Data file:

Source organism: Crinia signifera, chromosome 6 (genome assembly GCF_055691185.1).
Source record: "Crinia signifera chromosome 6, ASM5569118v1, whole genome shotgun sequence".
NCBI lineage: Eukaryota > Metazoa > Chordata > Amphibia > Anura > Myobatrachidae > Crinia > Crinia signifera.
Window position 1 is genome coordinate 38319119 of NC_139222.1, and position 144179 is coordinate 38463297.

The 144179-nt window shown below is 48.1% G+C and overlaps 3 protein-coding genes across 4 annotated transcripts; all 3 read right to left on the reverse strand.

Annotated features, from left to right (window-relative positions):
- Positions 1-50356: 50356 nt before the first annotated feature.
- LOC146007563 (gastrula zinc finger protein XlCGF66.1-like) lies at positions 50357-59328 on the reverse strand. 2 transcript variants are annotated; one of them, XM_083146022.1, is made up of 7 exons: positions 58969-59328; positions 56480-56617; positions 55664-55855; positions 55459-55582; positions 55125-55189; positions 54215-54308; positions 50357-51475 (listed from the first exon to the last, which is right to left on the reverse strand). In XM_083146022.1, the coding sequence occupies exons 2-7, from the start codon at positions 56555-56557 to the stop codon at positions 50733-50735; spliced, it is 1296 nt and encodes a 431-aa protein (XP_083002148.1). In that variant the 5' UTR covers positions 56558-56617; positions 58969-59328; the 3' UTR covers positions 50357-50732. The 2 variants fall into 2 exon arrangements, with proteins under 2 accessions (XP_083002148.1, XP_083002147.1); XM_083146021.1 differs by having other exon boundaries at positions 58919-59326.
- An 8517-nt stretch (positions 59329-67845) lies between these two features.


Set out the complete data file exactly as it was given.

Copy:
Source organism: Crinia signifera, chromosome 6 (genome assembly GCF_055691185.1).
Source record: "Crinia signifera chromosome 6, ASM5569118v1, whole genome shotgun sequence".
NCBI lineage: Eukaryota > Metazoa > Chordata > Amphibia > Anura > Myobatrachidae > Crinia > Crinia signifera.
Window position 1 is genome coordinate 38319119 of NC_139222.1, and position 144179 is coordinate 38463297.

The 144179-nt window shown below is 48.1% G+C and overlaps 3 protein-coding genes across 4 annotated transcripts; all 3 read right to left on the reverse strand.

Annotated features, from left to right (window-relative positions):
- Positions 1-50356: 50356 nt before the first annotated feature.
- LOC146007563 (gastrula zinc finger protein XlCGF66.1-like) lies at positions 50357-59328 on the reverse strand. 2 transcript variants are annotated; one of them, XM_083146022.1, is made up of 7 exons: positions 58969-59328; positions 56480-56617; positions 55664-55855; positions 55459-55582; positions 55125-55189; positions 54215-54308; positions 50357-51475 (listed from the first exon to the last, which is right to left on the reverse strand). In XM_083146022.1, the coding sequence occupies exons 2-7, from the start codon at positions 56555-56557 to the stop codon at positions 50733-50735; spliced, it is 1296 nt and encodes a 431-aa protein (XP_083002148.1). In that variant the 5' UTR covers positions 56558-56617; positions 58969-59328; the 3' UTR covers positions 50357-50732. The 2 variants fall into 2 exon arrangements, with proteins under 2 accessions (XP_083002148.1, XP_083002147.1); XM_083146021.1 differs by having other exon boundaries at positions 58919-59326.
- An 8517-nt stretch (positions 59329-67845) lies between these two features.